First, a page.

Thursday, February 12, 2009

Arsenical Herbicides on Way Out

I normally don't cover weed control topics. But this is one with enough potential impact on Texas PMPs, I thought I would pass it along. This week the U.S. EPA announced that all registrations of the organic arsenical herbicides, including the popular Dallisgrass killer, MSMA would begin being phased out. Residential uses of MSMA and its relatives will be phased out beginning by the end of 2009.

The decision comes as a result of a 2006 Reregistration Eligibility Decision (RED) that concluded that the arsenical herbicides did not meet agency standards for re-registration. The environmental concerns center around the conversion of these herbicides from the less toxic organic (carbon-containing) form in which they are manufactured, into a more environmentally dangerous inorganic form. The inorganic form has the potential to leach into groundwater and contaminate streams and drinking water.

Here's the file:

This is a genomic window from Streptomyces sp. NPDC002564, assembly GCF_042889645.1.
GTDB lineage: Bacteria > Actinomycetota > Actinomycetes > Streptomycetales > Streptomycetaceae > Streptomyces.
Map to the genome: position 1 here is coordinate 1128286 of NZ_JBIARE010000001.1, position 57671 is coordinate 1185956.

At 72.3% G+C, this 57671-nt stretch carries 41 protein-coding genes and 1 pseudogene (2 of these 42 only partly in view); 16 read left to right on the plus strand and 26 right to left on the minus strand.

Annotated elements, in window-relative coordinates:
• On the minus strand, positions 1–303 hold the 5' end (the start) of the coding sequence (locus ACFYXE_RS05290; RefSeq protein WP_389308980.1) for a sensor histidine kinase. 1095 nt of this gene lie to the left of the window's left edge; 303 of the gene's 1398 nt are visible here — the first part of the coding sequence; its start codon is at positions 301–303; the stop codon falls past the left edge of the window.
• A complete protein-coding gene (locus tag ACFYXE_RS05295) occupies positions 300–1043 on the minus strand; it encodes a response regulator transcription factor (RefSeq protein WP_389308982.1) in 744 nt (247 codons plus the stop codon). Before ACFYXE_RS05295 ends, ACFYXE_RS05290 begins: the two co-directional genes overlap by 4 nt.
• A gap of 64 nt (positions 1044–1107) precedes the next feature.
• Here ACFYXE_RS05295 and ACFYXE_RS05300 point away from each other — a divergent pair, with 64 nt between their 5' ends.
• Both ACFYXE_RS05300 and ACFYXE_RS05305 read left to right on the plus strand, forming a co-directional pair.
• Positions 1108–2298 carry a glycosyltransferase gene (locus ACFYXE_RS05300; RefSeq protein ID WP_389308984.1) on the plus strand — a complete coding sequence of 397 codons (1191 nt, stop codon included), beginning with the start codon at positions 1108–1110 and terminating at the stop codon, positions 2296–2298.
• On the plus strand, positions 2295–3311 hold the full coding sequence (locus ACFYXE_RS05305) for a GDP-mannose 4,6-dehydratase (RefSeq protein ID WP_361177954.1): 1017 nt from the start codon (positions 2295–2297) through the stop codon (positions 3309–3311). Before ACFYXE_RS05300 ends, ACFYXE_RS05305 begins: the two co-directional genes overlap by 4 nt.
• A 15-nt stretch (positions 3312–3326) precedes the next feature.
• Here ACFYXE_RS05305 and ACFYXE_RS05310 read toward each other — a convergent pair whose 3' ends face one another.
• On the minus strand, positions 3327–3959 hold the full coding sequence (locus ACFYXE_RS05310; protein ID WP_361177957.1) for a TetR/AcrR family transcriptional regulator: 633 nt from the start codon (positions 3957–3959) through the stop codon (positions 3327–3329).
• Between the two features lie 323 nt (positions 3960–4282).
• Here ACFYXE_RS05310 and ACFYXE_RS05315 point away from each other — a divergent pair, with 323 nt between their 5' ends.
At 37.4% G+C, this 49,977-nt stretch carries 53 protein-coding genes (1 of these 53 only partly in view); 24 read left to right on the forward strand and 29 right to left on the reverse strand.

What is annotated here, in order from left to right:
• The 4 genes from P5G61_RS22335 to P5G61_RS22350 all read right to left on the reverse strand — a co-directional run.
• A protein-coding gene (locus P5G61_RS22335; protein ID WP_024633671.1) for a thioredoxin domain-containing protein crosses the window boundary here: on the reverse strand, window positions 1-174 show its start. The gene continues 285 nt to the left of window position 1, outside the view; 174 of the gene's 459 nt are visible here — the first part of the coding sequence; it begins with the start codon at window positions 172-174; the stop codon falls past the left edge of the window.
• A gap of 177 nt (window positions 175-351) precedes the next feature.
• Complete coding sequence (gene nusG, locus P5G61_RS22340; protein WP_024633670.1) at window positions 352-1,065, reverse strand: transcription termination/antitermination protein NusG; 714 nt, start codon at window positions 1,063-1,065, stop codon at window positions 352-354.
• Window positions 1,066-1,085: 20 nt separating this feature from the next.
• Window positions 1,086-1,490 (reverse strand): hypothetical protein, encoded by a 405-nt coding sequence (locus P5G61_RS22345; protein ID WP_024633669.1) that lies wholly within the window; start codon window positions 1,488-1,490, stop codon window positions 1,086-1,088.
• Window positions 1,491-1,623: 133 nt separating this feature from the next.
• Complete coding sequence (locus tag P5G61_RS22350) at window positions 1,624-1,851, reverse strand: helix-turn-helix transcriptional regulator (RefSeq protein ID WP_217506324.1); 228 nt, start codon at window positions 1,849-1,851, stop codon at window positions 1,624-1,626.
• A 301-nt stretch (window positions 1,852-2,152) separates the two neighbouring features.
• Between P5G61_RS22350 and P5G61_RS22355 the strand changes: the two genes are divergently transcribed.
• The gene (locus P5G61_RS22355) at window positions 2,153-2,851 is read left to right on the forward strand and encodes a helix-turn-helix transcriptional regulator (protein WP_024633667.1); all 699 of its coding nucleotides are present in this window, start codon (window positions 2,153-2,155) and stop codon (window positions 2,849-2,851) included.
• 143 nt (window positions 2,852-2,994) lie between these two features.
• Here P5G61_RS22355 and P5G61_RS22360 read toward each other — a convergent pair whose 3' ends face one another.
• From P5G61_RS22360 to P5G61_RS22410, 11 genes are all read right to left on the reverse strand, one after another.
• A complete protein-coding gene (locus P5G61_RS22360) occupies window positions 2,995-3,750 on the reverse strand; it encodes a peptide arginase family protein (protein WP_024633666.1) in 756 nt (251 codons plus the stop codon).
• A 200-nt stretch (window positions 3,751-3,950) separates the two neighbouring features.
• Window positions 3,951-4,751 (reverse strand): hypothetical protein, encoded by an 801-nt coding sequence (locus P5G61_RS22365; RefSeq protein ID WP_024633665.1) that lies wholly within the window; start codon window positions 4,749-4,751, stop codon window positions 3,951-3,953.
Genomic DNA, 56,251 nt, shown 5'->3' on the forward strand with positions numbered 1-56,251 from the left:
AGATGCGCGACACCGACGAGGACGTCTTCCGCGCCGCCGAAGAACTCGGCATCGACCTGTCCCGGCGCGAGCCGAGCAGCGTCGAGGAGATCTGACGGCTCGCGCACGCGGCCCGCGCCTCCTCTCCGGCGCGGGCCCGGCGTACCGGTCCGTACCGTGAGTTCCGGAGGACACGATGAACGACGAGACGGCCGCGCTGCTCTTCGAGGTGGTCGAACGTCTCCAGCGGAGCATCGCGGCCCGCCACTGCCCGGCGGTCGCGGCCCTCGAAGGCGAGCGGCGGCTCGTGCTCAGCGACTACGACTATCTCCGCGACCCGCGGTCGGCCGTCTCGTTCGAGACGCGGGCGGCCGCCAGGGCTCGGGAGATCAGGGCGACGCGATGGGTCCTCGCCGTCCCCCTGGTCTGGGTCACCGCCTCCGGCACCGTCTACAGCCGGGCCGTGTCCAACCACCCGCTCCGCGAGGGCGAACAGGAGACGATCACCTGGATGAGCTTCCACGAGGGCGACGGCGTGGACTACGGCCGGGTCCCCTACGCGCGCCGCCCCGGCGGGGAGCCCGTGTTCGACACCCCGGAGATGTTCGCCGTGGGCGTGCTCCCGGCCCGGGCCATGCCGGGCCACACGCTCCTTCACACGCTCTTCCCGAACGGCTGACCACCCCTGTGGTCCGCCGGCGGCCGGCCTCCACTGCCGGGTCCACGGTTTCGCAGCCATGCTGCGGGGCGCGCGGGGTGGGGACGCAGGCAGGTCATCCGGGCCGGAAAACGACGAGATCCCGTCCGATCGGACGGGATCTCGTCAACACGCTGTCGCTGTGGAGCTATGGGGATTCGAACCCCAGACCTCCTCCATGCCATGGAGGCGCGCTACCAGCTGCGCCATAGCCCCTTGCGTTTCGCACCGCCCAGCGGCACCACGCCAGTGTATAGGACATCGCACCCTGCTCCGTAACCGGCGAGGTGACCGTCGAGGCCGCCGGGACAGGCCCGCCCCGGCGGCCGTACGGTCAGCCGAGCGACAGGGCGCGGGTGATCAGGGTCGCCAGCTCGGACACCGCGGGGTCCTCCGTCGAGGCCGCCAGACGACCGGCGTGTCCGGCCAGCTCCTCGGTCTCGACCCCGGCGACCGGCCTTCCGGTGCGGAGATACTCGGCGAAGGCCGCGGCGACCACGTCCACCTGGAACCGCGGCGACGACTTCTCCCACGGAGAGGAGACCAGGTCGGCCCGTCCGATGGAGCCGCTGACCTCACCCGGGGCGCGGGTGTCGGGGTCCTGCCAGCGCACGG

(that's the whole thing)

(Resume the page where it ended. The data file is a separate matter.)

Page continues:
Unfortunately, EPA announcements seem to be written in a language understandable to only a few. But if you want to read one of the less difficult official announcements, here's where to go:

Dallisgrass is the real problem weed for southern turfgrass, for which there are still no good alternatives to MSMA. According to my colleague, Dr. Jim McAfee, Extension specialist on turfgrass, there are currently no alternatives "except a grub hoe". The EPA counters that good turfgrass maintenance will control these difficult weeds, which may be true once they've been eliminated, but is not easy to do in areas where this weed is well established.

1 comment:

Mary Q Contrarie said...

There are some excellent garden hoes and grape hoe varieties that will do a great job on weeds like these. They employee more people than spraying and they do not add chemicals to our environment. I say at this time hoes are a great alternative.